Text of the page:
Film Review: Ida
Pawel Pawlikowski’s portrait of a Polish orphan intimately examines the atrocities of war.
Published: June 16, 2014
Ida | A
Is it possible for a film to be too visually exquisite? Take any frame in writer-director Pawel Pawlikowski’s luminous Ida and you could proudly hang it on a wall as fine art. His black-and-white images have an opalescent glow that recalls the work of classic Dutch painters, and cinematographer Lukasz Zal’s uncluttered compositions are as elegant as they are ascetic. He and Pawlikowski boldly push their characters toward the bottom of the frame, making sure we understand how poignantly history looms over both their past and future. The boxy 1:33-1 frame of pre-WWII cinema further confines them, evoking an austerity of time and place. Much like the film’s setting, it is a compelling mix of faded grandeur and delicate modesty.
It’s 1962 in communist Poland, and Anna (arresting non-actor Agata Trzebuchowska), a young woman raised in a convent as an orphan, is preparing to become a nun. But before she can take her vows, she’s told by the Mother Superior that she must connect with a relative she never knew existed. The woman turns out to be her mother’s sister (veteran actress Agata Kulesza), a judge with a take-no-prisoners reputation (her nickname is Red Wanda). Aunt Wanda reveals to Anna that she was actually born Ida Lebenstein, a Jew whose parents may have been murdered during the war. The promiscuous, hard-drinking aunt and innocent teen set out on a road trip to unearth the ghosts of their past.
Pawlikowski’s quietly meditative Ida is less interested in dwelling on those who lived (and died) during World War II and far more interested in the generation that followed in its wake — what they chose to carry forward and how it defined their choices.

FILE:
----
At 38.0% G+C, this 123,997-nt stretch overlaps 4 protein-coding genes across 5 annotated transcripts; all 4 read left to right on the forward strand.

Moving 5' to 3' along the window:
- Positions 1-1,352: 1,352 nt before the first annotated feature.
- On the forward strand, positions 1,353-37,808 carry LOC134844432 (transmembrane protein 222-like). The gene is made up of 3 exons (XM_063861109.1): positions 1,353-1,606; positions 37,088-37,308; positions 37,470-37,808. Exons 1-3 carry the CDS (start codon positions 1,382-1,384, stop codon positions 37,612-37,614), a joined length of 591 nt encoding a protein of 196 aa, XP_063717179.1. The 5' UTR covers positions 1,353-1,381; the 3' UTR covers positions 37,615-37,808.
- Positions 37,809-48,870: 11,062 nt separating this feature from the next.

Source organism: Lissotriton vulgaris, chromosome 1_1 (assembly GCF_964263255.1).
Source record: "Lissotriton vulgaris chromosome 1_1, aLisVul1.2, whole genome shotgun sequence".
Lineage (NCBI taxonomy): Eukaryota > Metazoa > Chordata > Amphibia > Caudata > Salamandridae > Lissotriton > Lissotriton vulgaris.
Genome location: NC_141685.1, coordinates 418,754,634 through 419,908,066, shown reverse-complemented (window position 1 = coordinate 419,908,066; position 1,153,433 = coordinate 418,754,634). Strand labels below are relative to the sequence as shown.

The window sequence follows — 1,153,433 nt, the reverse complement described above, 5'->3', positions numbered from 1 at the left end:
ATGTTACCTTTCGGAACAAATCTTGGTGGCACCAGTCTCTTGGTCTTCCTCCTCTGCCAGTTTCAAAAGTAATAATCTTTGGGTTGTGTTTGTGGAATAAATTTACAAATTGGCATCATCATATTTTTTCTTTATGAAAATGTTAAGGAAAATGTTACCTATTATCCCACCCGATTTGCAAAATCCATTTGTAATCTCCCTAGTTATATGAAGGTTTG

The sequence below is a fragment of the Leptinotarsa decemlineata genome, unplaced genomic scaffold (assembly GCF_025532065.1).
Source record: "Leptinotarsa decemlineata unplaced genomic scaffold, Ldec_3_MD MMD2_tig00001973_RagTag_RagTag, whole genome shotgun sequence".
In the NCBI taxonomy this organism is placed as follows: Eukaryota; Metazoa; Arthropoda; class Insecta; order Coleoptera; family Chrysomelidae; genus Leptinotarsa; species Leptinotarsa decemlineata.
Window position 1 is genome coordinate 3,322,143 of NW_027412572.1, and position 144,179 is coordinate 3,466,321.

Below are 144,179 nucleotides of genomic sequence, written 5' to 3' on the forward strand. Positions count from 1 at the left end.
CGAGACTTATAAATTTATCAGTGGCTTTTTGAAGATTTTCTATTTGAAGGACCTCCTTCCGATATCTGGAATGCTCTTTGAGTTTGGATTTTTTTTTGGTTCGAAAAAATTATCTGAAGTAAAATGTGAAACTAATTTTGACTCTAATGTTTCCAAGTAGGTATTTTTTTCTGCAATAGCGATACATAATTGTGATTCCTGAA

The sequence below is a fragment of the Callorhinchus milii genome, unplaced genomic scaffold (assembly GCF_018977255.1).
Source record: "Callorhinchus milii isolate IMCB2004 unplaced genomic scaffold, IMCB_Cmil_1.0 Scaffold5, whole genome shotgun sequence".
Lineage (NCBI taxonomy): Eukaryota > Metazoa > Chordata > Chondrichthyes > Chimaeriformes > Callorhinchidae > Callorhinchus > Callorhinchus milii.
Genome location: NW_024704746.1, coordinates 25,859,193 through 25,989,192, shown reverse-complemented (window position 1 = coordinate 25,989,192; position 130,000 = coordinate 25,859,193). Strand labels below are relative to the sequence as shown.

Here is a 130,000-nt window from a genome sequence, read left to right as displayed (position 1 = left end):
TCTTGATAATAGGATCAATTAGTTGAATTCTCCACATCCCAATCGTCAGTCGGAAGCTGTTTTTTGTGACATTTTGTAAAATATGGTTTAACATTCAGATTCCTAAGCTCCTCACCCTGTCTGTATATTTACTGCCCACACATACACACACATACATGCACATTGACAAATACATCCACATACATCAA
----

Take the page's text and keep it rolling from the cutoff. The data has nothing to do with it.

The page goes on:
Tender, bleak, and darkly humorous, Ida has an emotionally immersive quality that makes you genuinely care about Anna and her aunt. This is no easy task, given that Pawlikowski has composed the majority of his scenes in long, devoutly restrained wide-angle shots. It’s a daring approach for what is essentially a personal, two-character drama.
Luckily, both women resist all attempts to push them aside. With her face lit like a Vermeer, first-time actress Trzebuchowska demands our attention, as her curious glances and tentative gestures offer the only clues we have to her state of mind. Watchful yet passive, she eschews vulnerability for cautious regard. Every moment outside the convent is a test of faith and identity, whether it’s her aunt’s snide jokes, the humility of those who mistake her for a nun, or the attentions of a handsome young jazz saxophonist (Dawid Ogrodnik), and we’re drawn in as much by her beauty as her reactions to the events that unfold before her. Over the course of the film, you actually feel as though you’re witnessing Anna’s evolution into and acceptance of Ida.
Kulesza, on the other hand, is a thunderous force of nature, tossing off cynical barbs, grabbing her emotions by the throat, and smoking lots and lots of cigarettes. It’s an impressive balancing act, dominating every scene she’s in but never overwhelming the drama.
Ultimately, Ida’s narrative is deceiving in its simplicity. Wanda and Ida’s journey goes pretty much where we expect, but along the way Pawlikowski presents a world of moral complexity. Issues of guilt and forgiveness, denial and complicity, and faith and doubt come together with quiet urgency. Majestic in its ability to dwell in silence, this is a film that sticks with you long after the lights come up. And like the work of Ingmar Bergman and Robert Bresson, it’s unafraid to shoulder the full weight of a tragic past on a defiantly uncertain future.
Ida opens Friday June 20 at the Maple Theater. It is rated PG-13 and has a run time of 80 minutes.
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